Molly’s Game

The Guardian Weekly - - Culture Reviews - Wendy Ide

We all know Aaron Sorkin can write. The one-man zeit­geist be­hind The West Wing blends skill, smart­ness and, par­tic­u­larly, showi­ness in a way that leaves no ques­tion about his tal­ent. But can he di­rect? Hav­ing now watched his di­rec­to­rial de­but twice, I am still not en­tirely sure that he can.

Most cer­tainly he can put to­gether a slickly en­ter­tain­ing story: Molly’s Game, based on the au­to­bi­og­ra­phy of dis­graced “poker princess” Molly Bloom, rat­tles along nicely. In the cen­tral role, Jes­sica Chas­tain is phe­nom­e­nal.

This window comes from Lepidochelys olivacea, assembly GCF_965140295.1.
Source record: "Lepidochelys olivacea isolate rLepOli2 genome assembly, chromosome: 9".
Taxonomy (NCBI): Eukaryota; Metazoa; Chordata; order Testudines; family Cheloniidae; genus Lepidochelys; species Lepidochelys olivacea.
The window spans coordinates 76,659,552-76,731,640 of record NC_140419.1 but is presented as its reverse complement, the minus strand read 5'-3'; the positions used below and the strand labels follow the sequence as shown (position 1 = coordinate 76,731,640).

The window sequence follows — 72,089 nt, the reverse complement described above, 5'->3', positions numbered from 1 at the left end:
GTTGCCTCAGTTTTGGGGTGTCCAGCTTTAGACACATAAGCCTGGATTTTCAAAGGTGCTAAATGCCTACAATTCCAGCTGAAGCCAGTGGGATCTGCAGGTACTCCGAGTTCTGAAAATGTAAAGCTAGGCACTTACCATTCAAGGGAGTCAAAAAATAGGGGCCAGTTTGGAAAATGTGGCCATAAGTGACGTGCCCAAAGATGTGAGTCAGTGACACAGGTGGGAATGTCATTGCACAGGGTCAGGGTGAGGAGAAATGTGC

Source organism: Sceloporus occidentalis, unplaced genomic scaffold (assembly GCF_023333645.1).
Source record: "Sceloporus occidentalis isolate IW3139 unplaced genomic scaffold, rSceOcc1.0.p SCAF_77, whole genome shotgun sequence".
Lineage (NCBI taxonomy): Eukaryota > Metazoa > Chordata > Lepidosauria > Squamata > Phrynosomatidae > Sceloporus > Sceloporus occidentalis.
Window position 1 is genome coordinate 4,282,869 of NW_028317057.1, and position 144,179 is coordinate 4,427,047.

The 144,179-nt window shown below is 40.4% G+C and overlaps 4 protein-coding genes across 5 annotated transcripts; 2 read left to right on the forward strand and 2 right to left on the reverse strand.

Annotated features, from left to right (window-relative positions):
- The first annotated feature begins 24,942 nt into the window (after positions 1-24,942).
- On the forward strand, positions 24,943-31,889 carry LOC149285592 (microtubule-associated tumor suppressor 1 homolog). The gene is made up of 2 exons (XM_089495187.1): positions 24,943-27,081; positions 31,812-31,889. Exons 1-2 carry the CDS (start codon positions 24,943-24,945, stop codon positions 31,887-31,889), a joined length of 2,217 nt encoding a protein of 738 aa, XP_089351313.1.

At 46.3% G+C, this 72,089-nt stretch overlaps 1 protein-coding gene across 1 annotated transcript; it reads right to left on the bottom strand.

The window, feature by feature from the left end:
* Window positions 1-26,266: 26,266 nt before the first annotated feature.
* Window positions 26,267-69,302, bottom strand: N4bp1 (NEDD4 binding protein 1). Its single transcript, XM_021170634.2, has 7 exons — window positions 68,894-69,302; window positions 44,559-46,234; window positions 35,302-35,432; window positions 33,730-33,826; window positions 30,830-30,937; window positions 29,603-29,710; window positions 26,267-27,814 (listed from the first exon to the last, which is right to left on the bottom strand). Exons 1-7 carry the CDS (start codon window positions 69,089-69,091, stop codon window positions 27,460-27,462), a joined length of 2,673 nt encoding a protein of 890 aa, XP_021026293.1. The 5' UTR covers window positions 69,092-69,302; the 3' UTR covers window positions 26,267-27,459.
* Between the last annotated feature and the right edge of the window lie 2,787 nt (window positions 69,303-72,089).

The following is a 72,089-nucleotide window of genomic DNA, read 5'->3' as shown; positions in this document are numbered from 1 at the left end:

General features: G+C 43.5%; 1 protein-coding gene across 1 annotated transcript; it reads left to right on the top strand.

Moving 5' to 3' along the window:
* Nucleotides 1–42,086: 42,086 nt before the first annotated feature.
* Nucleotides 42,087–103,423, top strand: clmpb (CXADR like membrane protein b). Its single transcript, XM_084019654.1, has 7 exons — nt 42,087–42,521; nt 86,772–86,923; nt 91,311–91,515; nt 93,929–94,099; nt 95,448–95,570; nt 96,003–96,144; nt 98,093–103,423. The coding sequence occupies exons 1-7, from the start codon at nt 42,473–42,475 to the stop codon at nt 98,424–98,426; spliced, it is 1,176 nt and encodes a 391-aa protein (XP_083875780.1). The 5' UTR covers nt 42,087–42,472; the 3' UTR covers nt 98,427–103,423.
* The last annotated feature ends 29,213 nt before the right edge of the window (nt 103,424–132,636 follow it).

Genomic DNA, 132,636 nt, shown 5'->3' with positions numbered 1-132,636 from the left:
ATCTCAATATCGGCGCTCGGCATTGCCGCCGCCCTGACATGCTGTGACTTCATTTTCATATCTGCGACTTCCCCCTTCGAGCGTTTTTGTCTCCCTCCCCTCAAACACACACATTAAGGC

For­merly a freestyle skier who hoped to com­pete at the Olympics, Bloom is driven to suc­ceed. She re­alises that to make it in the world of spoilt

super-rich boys, she needs to brand her­self as the ultimate unattain­able nat­tain­able lux­ury item.

Sorkin’s main skill is in keep­ing all the jug­gled ug­gled story el­e­ments aloft. We see Molly’s life through ugh flash­backs (Kevin n Cost­ner makes an n im­pres­sion as her r over­bear­ing fa­ther). Ex­po­si­tion is deftly de­liv­ered vered through Molly’s meet­ings with her at­tor­ney Char­lie rlie Jaf­fey (Idris Elba). Elba is as good as s I have ever seen him. Jaf­fey and Bloom’s m’s spark­ing scenes to­gether are de­li­ciously ciously brac­ing. The thrill of watch­ing g two ac­tors at the top of their game e is Sorkin’s win­ning card.

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